What is Classical, Christian Education?

The effectiveness of classical education has been proven over centuries as it has produced many of history's greatest thinkers and reformers. It was initiated by the ancient Greeks and Romans and has been the standard method of education until approximately 100 years ago. There is currently a growing movement of schools and families that are returning to classical education as many progressive models have failed to produce their intended results. A classical, Christian education seeks to educate the whole person by offering a well-rounded education built atop the pillars of truth, goodness, and beauty. Below is a list of several more important characteristics that shape a classical, Christian education.

Age-appropriate learning.

A classical education is typically defined by three stages of learning known as the Trivium. The Trivium consists of the grammar stage, the logic stage, and the rhetoric stage. The age-appropriate learning tools utilized in each of these stages are a large part of why classical education has been so effective through the centuries.

Grammar stage-  The primary grades focus on learning facts through song and recitation, activities that are enjoyable and natural to young children. This provides the building blocks for all of learning.

Logic stage- The middle school grades emphasize logic and critical thinking, training students to reason and argue well.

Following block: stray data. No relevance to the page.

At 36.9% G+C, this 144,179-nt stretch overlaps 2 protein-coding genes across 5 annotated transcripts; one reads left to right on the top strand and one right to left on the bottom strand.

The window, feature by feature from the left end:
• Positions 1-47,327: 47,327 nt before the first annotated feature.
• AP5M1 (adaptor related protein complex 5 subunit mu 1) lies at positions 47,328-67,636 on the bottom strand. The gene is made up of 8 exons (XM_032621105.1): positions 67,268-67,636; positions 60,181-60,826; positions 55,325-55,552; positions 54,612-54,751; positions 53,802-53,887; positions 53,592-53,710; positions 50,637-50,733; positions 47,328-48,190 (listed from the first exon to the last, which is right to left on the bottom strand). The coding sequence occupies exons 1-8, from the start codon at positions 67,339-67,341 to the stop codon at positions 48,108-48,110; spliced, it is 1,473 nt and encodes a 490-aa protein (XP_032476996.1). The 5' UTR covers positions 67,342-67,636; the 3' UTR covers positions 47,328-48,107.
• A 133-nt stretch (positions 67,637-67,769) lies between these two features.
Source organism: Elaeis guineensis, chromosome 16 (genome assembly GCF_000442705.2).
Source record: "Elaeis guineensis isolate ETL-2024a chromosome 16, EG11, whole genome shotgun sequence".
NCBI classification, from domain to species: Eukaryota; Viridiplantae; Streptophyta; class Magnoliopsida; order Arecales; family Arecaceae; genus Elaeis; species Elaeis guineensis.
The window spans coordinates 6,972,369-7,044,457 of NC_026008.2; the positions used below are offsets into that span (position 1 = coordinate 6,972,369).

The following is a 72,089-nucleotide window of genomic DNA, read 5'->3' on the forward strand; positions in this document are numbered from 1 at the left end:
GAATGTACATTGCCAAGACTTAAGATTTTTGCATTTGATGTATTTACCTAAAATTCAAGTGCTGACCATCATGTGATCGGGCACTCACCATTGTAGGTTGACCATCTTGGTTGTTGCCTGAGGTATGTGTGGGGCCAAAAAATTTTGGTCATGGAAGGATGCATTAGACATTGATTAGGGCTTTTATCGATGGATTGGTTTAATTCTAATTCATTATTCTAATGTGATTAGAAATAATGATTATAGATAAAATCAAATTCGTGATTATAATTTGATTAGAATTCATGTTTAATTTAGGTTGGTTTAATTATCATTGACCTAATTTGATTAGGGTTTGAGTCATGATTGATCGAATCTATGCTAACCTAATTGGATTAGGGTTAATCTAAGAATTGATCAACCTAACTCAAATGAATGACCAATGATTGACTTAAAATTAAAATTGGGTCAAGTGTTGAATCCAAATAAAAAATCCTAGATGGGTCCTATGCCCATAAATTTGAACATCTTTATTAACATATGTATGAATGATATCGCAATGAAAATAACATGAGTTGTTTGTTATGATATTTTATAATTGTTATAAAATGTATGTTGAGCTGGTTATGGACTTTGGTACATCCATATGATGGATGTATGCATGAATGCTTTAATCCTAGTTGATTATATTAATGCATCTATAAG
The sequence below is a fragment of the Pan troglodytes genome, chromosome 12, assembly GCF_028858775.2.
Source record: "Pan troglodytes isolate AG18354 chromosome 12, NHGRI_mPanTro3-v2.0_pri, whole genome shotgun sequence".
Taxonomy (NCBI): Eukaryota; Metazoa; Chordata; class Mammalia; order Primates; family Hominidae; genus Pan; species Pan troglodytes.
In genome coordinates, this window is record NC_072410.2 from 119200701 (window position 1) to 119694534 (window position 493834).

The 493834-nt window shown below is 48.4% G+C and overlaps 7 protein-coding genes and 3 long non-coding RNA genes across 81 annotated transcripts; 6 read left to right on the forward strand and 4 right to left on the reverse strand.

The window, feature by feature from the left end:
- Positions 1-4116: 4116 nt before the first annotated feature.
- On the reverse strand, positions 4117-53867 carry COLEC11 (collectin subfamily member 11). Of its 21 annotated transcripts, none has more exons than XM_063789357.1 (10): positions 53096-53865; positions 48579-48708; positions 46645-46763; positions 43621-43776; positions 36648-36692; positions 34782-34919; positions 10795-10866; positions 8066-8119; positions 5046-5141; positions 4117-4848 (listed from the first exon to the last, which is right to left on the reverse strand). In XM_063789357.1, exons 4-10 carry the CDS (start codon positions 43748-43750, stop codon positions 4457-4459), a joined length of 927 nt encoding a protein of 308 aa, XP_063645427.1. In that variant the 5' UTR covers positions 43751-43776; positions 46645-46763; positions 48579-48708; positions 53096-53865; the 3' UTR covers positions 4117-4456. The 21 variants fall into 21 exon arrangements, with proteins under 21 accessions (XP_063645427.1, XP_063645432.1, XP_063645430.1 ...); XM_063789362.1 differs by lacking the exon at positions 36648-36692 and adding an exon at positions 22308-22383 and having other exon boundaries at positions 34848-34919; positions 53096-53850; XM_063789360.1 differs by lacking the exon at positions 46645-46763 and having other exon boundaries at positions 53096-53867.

Rhetoric stage- The secondary grades focus on communicating with eloquence in both speech and writing, giving a voice to opinionated teenagers who love to work out their ideas through research and debate. 

Educating the whole person.

The intention of a classical education is to affect the whole person by providing a well-rounded liberal arts education. This is achieved by offering a curriculum that emphasizes the Trivium of grammar, logic, and rhetoric, as well as the study of Latin, Math, Science, and the fine arts. Students read classic literature and study the foundations of western civilization, gaining wisdom and insight from the past. They also gain an appreciation for the arts by learning about and experiencing the best music and art that history has to offer. All these things, taught within the context of a Christ-centered curriculum, support the end goal of producing wise and virtuous people who love God, see and appreciate the beauty of His creation, and are able to successfully engage in the world in a way that glorifies and honors Christ.

Christ-Centered Curriculum

Hidden in all types of education is a set of beliefs and values that communicate to students what is true about God, the world, and themselves. Even if not explicitly stated, there are underlying themes and beliefs that are meant to form and shape the students and ultimately the culture. Classical, Christian education is rooted in a Christian worldview; one that believes God is creator and that all knowledge is interconnected and points back to Him. C.S. Lewis once wrote, “I believe in Christianity, as I believe that the sun has risen: not only because I see it, but because by it, I see everything else.” This is a great example of how all knowledge is viewed within the context of classical, Christian education. It can only be seen and correctly understood in light of who God is and what he has done as revealed in Scripture. Because all knowledge is from Him, it gives every subject value and purpose and can be taught in a way that glorifies and honors the Creator.